By Dr. Ritu Krishnatreye, BHMS
Bowel movement color
A bowel movement can provide invaluable insight as to one’s digestive health.
When stool is an unusual color, it might have been caused by ingesting a particular food or by a dietary supplement; or it might indicate a serious underlying problem.
A normal bowel movement is usually some shade of brown. Slight changes in stool color may be temporary and considered normal. However, a persistent change in color or changes that are accompanied by certain symptoms need closer evaluation.
This might indicate that the liver is not secreting enough bile. Bile is a normal part of the digestion process. It also gives color to stool.
When there is little or no bile, stool is pale or clay-colored. This may be an indication of biliary duct obstruction or liver disease. If you are taking antacids containing aluminium hydroxide, this may also cause bowel movements to be chalky and pale in color.
Bile duct obstruction is associated with improper digestion. Consult your physician for further advice.
Green colored stools can be due to a number of things.
Red shades of stool may be due to eating beets, tomato sauce, cranberries, red gelatin, tomato mixes and paprika in large amounts.
If stools are bright red in color, it might indicate fresh bleeding, which can be due to hemorrhoids, polyps or anal fissures. These conditions are often associated with constipation and painful bowel movements.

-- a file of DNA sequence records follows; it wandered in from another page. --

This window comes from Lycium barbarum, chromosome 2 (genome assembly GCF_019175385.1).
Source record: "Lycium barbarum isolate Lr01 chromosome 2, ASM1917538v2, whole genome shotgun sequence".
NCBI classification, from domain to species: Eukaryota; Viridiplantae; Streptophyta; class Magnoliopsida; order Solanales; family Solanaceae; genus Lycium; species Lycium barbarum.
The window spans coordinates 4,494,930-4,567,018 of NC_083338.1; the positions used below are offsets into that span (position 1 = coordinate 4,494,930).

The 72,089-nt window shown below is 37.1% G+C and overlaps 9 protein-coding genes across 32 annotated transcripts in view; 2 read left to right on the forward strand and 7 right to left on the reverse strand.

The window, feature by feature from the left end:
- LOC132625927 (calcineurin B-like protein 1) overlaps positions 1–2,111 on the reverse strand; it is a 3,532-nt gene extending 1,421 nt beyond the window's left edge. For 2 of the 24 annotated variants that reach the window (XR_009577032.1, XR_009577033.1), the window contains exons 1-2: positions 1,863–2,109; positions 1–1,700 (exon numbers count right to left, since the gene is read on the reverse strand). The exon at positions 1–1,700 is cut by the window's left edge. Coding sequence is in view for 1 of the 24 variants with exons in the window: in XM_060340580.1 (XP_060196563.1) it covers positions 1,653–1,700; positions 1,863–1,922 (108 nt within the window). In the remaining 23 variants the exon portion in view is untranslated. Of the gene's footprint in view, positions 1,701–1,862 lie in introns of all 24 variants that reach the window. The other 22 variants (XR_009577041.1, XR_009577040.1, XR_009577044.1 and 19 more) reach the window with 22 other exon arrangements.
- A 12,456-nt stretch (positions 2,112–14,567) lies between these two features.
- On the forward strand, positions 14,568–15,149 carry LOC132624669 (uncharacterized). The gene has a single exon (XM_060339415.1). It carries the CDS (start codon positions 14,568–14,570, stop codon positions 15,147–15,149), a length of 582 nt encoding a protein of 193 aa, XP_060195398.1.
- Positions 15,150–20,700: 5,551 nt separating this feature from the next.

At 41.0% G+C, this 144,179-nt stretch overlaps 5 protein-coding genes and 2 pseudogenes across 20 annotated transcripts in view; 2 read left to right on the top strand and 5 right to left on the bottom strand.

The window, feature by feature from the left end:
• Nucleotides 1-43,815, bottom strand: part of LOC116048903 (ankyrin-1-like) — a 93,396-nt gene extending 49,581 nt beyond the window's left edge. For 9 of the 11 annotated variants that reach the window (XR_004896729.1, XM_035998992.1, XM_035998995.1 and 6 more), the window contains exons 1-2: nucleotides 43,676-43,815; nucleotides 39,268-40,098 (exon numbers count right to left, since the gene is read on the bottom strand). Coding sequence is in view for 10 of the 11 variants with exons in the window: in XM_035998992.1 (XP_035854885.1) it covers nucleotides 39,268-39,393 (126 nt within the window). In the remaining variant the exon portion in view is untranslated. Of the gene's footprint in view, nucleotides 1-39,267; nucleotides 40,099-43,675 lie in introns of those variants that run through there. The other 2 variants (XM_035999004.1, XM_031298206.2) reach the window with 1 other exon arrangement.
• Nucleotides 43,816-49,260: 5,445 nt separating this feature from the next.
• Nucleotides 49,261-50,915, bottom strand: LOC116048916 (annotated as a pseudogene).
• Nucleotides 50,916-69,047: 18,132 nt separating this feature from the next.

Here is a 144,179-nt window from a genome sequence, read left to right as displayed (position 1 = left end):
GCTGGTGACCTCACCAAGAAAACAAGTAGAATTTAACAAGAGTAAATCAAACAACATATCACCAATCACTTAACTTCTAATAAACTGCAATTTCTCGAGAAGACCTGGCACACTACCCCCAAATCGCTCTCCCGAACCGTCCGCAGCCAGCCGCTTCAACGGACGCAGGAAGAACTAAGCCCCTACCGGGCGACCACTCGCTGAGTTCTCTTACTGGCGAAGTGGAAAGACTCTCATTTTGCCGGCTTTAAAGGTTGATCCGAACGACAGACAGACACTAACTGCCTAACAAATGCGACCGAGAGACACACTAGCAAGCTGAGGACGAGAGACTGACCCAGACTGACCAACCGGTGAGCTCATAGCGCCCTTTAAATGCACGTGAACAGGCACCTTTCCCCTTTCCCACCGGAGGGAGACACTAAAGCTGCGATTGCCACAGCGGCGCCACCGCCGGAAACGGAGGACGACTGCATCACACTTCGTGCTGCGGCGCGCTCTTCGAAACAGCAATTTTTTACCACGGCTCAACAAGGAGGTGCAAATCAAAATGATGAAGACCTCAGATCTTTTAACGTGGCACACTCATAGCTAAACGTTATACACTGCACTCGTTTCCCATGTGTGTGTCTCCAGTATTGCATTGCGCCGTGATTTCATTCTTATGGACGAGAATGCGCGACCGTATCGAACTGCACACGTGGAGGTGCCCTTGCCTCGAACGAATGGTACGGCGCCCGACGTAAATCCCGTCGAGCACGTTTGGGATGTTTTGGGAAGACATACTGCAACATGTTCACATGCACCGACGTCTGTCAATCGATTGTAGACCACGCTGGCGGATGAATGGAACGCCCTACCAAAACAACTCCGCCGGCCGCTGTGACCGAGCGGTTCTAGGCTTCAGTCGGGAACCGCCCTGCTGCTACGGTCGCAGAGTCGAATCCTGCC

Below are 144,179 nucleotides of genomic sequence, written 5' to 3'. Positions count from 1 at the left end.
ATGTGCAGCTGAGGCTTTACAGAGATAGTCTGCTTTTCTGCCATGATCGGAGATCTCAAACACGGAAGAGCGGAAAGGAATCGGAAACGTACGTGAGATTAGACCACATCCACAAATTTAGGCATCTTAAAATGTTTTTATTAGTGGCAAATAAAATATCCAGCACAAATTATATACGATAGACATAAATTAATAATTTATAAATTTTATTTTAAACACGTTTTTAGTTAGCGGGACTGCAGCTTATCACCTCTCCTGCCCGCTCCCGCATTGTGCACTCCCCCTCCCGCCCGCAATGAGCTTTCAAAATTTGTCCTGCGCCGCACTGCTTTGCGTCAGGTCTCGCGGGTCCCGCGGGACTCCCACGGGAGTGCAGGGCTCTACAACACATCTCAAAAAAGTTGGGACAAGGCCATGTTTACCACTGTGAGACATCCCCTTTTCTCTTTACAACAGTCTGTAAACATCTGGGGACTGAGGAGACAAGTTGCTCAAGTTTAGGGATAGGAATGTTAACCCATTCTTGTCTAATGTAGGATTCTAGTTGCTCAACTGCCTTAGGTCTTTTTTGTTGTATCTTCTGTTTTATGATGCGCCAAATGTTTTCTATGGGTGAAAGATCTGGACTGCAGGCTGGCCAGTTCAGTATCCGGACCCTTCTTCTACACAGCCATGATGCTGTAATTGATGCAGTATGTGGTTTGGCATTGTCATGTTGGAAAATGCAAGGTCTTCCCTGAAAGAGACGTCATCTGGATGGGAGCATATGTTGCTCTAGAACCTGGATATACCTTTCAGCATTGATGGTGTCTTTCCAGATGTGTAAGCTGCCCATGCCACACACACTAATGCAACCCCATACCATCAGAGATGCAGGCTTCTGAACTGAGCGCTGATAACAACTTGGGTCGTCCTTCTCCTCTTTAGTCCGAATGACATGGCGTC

If you have hemorrhoids, polyps or anal fissures, consult your health care provider and increase your intake of fiber and water to facilitate normal bowel movements.
A lack of magnesium in one’s diet may be a factor in constipation, and adding a magnesium supplement can go a long way in providing long-term constipation relief.
Getting enough magnesium can also result in numerous health benefits.
Yellow stool is unusual and may indicate a serious disease. Yellow stool may be caused by:
A black stool may indicate bleeding in the upper gastrointestinal tract, including the stomach. Black stools have a tarry texture and foul odor.
Certain iron medications can also cause black colored stool. If you are on iron medications, there is no need for concern.
If you are not on an iron supplement or if you have cause to suspect stomach or intestinal bleeding, consult your doctor as soon as possible, as the color may indicate bleeding oesophageal varices, gastric ulcers or duodenal ulcers.
This can be caused by certain medications, including rifampen or beta-carotene.
It may also be caused by foods rich in beta-carotene, like mangoes, pumpkin, sweet potatoes and carrots.
Changes in the color and consistency of stool from time to time are perfectly normal. What you eat has a huge impact on bowel movement color.
If the change in color is temporary, then there is usually nothing to worry about. However, if the problems persists, seek medical help.